Note to readers, attached is the complete final report for FNE04-534.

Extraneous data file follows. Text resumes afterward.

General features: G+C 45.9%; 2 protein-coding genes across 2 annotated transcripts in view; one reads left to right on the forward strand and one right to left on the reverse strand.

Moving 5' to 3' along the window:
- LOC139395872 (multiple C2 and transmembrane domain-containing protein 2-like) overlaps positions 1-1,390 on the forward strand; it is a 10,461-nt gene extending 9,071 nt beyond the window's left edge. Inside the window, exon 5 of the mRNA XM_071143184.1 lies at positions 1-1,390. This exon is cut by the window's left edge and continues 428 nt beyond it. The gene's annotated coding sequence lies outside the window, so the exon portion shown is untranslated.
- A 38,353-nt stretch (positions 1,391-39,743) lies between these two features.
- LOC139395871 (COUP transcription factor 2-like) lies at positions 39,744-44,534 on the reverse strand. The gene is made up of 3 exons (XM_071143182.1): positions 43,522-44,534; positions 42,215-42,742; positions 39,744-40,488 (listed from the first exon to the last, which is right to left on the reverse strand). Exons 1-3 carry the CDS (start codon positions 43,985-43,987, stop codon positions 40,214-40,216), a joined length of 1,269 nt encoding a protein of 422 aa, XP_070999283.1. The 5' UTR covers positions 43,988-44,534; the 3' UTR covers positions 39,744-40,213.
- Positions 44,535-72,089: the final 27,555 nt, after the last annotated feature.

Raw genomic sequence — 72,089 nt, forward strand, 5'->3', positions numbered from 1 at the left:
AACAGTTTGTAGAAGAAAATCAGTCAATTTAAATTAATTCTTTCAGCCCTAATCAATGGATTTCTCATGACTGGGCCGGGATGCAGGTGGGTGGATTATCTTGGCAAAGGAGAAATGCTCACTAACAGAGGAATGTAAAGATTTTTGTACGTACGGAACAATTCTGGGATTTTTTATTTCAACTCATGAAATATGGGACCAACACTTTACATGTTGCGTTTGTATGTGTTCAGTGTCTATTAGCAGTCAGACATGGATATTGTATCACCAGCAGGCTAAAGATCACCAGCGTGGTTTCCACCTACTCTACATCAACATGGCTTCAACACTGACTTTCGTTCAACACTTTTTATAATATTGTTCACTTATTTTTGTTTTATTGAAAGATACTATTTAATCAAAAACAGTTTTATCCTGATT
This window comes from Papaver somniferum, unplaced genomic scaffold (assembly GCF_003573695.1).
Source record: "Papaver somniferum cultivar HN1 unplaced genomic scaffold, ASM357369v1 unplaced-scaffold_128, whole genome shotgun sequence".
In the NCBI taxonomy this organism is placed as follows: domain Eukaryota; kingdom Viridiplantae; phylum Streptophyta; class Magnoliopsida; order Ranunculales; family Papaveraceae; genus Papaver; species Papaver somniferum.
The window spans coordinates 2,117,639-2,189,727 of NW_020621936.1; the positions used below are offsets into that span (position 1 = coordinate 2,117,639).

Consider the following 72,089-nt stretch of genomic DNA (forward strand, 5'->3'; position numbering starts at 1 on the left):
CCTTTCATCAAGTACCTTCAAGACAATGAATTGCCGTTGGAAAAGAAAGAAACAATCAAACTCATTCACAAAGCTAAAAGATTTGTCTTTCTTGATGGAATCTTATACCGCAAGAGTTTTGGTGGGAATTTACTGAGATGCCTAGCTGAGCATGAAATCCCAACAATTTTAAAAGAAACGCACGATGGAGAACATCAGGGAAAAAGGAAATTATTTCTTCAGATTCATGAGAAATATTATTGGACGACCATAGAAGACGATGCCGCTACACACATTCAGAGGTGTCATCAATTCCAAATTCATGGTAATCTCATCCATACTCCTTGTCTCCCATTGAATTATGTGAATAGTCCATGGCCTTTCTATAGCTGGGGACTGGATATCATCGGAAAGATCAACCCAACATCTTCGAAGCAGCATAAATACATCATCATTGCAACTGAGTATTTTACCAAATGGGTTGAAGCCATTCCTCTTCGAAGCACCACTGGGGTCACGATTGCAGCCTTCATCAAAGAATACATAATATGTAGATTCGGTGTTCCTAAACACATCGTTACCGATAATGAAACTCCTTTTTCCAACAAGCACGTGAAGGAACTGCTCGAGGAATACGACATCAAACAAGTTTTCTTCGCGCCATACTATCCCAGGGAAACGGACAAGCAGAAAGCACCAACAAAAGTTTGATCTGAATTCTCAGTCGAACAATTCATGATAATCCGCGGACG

In 2004 Garden of Eve and organic vegetable and flower farm on Long Island, tested the use of a silk application of vegetable oil with Bacillus thuringiensis to control corn earworm to produce a marketable quality and quantity of organic sweetcorn for commercial sale. We planed corn approximately every 3 weeks between late May and July, used pheromone moth traps to monitor earworm populations and used a backpack sprayer to spray the oil/Bt solution on all plantings but the first one at the tassel stage. Results showed that earworm damage was lowest early in the season, even in untreated corn and increased as the summer progressed. Treatments did help reduce earworm damage, but by the end of the summer high damage rates (approximately 75%) were still observed. However, growing sweet corn was considered an economic success for the farm due to high demand for and satisfaction with even damaged ears by CSA members. In 2005 the farm plants to expand acreage dedicated to organic sweet corn and spray more frequently towards the end of the season to see whether it is possible to reduce pest damage rates.